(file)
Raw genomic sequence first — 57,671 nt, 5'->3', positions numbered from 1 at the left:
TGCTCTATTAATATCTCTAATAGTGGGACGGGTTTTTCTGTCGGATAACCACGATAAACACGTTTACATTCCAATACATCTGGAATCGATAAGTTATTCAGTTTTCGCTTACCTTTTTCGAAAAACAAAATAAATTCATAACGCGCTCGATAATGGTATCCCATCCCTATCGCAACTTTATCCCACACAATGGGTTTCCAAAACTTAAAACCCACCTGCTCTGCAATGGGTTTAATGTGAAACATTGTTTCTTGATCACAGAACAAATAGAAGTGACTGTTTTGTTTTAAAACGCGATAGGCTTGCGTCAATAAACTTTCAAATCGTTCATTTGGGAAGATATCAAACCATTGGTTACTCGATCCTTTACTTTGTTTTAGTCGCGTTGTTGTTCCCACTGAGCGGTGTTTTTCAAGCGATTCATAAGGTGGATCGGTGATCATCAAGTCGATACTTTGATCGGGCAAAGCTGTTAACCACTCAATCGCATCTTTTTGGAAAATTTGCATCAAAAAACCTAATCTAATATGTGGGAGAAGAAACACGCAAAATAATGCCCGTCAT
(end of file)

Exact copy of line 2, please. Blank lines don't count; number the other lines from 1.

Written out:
TGCTCTATTAATATCTCTAATAGTGGGACGGGTTTTTCTGTCGGATAACCACGATAAACACGTTTACATTCCAATACATCTGGAATCGATAAGTTATTCAGTTTTCGCTTACCTTTTTCGAAAAACAAAATAAATTCATAACGCGCTCGATAATGGTATCCCATCCCTATCGCAACTTTATCCCACACAATGGGTTTCCAAAACTTAAAACCCACCTGCTCTGCAATGGGTTTAATGTGAAACATTGTTTCTTGATCACAGAACAAATAGAAGTGACTGTTTTGTTTTAAAACGCGATAGGCTTGCGTCAATAAACTTTCAAATCGTTCATTTGGGAAGATATCAAACCATTGGTTACTCGATCCTTTACTTTGTTTTAGTCGCGTTGTTGTTCCCACTGAGCGGTGTTTTTCAAGCGATTCATAAGGTGGATCGGTGATCATCAAGTCGATACTTTGATCGGGCAAAGCTGTTAACCACTCAATCGCATCTTTTTGGAAAATTTGCATCAAAAAACCTAATCTAATATGTGGGAGAAGAAACACGCAAAATAATGCCCGTCAT